Hang up the mobile phone, everyone, the 1900s are here

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Young snappers are finding quick is not always best.

It turns out me and The Teenager are unwittingly bang on trend. New research shows disposable cameras are making a comeback, with Fujifilm expecting to sell 7.5 million cameras this financial year – up from 3.9 million in 2014-15 – as young people tire of selfies.

This news made me very happy, as it follows my oft-voiced opinions that CDs would never catch on (hello, vinyl revolution), ditto the internet (revolution pending).

For years now, whilst not being able to separate The Teenager from her mobile, I have enjoyed being able to persuade her, once a year, to buy a disposable camera as an “extra” for the summer.

This started as an exercise in humouring the Luddite parent and soon became a passion. The thrill of sending a film off to be developed at the end of summer, when you can’t really remember what was on it, was a revelation for someone used to the instant results of phones or digital cameras.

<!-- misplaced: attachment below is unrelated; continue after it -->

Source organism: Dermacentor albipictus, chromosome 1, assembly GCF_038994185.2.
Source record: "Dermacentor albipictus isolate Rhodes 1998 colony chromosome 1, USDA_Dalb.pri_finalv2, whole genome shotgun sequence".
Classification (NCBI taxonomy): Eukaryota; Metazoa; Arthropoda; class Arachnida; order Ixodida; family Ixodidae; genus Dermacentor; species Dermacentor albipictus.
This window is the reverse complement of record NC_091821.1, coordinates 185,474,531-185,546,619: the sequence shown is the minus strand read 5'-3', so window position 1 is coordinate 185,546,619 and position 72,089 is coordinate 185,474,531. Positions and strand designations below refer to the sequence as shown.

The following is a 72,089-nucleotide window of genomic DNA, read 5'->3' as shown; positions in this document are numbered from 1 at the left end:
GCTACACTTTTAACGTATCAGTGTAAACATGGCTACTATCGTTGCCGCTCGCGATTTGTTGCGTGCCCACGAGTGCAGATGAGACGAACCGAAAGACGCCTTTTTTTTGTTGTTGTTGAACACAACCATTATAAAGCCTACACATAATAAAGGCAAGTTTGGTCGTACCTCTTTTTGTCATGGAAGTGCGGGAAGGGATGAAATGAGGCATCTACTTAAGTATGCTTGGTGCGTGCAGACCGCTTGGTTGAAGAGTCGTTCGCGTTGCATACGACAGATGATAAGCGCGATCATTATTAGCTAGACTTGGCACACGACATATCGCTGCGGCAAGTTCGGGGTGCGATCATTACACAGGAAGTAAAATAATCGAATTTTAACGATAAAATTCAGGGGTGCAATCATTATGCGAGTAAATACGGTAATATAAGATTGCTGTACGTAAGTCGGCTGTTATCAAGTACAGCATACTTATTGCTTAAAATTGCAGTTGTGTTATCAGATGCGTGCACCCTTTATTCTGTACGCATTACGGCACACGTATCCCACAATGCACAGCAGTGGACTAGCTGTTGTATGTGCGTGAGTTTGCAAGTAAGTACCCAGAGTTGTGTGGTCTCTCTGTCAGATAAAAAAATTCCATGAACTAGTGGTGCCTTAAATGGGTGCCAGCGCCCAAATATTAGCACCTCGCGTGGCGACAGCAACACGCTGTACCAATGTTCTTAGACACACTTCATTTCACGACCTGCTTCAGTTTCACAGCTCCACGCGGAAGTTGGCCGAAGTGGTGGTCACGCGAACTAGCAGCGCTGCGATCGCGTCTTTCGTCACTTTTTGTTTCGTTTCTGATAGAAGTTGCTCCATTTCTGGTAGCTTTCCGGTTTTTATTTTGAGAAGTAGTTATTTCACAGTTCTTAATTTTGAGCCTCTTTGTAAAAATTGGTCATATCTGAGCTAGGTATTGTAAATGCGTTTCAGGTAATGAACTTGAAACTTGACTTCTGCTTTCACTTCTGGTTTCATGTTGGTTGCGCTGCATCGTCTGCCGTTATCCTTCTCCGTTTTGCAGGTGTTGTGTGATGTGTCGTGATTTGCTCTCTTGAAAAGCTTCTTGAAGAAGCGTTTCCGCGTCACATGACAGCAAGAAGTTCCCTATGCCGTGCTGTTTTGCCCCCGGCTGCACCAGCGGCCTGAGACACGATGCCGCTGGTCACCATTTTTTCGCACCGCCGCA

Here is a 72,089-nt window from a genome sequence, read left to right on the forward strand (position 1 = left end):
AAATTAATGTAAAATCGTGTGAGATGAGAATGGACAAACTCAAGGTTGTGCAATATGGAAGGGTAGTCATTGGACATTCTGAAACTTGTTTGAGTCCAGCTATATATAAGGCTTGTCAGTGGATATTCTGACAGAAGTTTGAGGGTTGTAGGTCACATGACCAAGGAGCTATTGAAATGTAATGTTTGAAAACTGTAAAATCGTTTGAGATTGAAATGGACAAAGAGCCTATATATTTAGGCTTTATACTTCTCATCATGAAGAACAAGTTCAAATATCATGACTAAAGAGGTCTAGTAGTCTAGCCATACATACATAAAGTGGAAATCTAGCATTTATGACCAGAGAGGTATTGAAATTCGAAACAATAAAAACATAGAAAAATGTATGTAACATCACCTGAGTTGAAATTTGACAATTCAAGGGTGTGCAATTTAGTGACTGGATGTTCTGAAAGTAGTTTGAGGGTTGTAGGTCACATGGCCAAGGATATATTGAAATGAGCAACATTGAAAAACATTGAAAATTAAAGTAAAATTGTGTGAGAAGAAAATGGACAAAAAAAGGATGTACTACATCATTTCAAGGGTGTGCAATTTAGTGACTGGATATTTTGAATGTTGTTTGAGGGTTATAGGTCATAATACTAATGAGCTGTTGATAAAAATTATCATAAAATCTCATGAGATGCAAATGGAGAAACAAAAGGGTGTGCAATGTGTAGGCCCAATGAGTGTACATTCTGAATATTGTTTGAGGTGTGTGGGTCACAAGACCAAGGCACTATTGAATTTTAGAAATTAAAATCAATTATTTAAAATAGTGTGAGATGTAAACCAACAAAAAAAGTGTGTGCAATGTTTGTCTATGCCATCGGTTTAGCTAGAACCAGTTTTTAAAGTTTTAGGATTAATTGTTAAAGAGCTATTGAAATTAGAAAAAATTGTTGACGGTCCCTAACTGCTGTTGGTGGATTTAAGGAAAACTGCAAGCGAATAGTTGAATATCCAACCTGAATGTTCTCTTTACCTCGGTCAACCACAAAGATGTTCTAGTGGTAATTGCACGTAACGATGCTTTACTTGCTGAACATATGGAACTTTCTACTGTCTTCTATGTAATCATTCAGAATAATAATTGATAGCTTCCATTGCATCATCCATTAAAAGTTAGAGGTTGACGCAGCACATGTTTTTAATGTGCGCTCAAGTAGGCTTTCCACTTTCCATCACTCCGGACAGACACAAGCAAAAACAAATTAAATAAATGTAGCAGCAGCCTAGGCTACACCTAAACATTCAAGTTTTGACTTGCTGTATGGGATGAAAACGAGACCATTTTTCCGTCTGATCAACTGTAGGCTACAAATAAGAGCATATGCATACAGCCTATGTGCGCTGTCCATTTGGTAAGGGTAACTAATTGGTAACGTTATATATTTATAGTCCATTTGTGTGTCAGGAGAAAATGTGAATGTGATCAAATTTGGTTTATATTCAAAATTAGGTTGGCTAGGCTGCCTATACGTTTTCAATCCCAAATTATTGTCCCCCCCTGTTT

This passion gradually grew and she now has a collection of vintage cameras, with some impressive black and white prints as a result. I think she enjoys the challenge of having to get it right when you take a snap, with none of the options for cropping and lightening instantly available with a phone. Obviously, she is still glued to her phone the rest of the time.

All this camera nostalgia makes me hopeful that young people will soon realise what else they have been missing out on and embrace the typewriter as their writing tool of choice. It may not be as practical as a laptop, particularly when it comes to emailing the content, but it will be worth it.

I look forward to the return of the happy days of clickety-clackety instead of random bleeping when writing. I fully expect myself to be at the forefront of another trend when everyone else catches on to the old satisfaction of using carbon paper for copies and the satisfying “ping” at the end of the line of type.